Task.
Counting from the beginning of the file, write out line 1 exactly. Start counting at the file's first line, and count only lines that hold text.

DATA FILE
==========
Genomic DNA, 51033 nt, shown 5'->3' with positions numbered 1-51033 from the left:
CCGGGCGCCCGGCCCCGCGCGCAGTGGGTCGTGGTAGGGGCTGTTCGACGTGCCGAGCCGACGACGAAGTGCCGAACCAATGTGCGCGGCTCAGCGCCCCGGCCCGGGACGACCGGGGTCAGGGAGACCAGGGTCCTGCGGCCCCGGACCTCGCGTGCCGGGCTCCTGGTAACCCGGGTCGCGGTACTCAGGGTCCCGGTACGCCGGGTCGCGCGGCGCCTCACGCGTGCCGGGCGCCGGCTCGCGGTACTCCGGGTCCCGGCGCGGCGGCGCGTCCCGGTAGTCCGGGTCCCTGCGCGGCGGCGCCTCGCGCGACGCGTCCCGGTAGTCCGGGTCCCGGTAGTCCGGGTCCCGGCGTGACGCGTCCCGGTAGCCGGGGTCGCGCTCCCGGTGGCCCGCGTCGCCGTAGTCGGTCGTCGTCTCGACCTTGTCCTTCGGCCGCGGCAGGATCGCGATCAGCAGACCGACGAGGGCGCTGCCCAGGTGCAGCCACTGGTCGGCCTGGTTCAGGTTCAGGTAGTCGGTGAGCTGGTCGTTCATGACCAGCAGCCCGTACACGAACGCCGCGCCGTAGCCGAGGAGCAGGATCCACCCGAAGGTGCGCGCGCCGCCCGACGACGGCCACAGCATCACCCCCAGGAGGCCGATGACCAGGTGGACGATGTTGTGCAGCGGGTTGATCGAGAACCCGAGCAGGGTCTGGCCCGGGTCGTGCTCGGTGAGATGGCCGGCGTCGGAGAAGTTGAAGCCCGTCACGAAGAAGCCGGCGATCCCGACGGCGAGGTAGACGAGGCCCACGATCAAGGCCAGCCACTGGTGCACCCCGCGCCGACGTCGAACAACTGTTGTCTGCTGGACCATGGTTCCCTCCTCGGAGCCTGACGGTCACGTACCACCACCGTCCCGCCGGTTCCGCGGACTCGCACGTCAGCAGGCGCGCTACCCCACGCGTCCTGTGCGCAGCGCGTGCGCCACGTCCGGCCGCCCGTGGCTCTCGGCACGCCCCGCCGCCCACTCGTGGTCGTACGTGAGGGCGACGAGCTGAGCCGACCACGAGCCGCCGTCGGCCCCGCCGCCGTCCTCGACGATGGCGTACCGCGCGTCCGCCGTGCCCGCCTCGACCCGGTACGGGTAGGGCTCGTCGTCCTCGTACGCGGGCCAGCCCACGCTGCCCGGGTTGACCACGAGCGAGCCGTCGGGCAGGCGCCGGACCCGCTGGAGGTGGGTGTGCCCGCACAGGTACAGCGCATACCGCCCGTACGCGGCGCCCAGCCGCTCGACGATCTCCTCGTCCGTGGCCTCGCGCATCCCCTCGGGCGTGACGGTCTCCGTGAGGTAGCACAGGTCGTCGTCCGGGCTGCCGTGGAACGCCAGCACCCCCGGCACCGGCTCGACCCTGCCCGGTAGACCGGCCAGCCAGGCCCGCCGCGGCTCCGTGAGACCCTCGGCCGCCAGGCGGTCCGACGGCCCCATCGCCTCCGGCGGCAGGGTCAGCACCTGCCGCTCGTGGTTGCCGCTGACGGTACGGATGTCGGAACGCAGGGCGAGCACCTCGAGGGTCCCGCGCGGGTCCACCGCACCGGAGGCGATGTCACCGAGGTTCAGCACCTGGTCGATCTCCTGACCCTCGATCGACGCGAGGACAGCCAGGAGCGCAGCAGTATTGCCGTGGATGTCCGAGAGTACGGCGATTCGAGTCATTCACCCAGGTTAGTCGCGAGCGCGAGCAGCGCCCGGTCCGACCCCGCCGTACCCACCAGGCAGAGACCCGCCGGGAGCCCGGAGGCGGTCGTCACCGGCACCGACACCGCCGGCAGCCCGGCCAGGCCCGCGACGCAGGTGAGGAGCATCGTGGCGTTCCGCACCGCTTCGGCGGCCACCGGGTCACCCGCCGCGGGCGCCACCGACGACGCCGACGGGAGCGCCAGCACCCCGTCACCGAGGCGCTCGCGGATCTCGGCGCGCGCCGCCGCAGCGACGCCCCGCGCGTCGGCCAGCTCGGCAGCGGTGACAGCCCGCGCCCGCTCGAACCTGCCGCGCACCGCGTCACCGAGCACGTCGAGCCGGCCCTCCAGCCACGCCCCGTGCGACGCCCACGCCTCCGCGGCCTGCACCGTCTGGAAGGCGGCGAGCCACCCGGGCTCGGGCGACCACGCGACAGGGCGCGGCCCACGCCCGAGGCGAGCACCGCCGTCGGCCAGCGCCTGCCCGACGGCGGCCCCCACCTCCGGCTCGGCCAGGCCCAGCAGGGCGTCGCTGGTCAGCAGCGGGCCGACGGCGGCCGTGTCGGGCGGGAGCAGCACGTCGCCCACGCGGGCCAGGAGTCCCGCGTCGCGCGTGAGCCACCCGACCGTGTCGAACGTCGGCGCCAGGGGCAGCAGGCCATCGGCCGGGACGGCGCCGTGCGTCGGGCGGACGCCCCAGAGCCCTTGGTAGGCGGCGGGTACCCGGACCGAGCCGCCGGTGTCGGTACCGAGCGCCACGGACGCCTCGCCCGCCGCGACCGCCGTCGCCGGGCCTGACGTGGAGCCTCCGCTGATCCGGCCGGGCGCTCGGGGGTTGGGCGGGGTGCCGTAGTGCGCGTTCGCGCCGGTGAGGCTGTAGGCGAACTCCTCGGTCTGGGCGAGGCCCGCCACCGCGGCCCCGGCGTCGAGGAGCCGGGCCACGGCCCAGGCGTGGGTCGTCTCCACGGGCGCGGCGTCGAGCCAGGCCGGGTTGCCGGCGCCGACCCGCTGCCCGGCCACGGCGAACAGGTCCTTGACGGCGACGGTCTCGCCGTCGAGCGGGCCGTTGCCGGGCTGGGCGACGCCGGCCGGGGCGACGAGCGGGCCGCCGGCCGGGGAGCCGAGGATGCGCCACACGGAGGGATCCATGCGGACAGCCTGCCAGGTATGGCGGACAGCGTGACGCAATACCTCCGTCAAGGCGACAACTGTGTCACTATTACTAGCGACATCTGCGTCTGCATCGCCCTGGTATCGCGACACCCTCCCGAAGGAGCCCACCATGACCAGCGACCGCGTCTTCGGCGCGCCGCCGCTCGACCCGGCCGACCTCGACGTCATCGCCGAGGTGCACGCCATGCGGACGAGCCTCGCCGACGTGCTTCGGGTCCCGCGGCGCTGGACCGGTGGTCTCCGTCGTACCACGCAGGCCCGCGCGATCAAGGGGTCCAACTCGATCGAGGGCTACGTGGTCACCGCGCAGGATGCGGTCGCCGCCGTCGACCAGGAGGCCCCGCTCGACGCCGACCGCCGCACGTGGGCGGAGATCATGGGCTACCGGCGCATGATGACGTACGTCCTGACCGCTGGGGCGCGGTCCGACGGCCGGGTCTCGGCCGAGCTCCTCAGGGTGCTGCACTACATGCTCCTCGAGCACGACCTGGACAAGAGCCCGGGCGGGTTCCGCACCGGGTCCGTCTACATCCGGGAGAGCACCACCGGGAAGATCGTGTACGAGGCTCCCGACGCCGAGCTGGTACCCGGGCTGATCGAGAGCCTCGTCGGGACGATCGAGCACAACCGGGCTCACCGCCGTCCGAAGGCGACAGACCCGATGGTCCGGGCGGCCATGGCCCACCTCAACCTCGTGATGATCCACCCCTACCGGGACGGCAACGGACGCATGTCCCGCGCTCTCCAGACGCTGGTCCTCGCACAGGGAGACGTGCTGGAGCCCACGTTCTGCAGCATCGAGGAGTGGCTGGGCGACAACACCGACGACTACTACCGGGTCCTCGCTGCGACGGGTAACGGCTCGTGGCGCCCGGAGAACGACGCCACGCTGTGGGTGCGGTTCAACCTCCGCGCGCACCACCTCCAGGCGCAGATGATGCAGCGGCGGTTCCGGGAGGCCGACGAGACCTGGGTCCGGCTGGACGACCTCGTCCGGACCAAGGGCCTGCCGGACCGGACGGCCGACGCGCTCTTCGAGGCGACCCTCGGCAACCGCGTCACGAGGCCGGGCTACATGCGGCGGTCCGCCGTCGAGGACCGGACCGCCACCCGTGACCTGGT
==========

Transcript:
Genomic DNA, 51033 nt, shown 5'->3' with positions numbered 1-51033 from the left: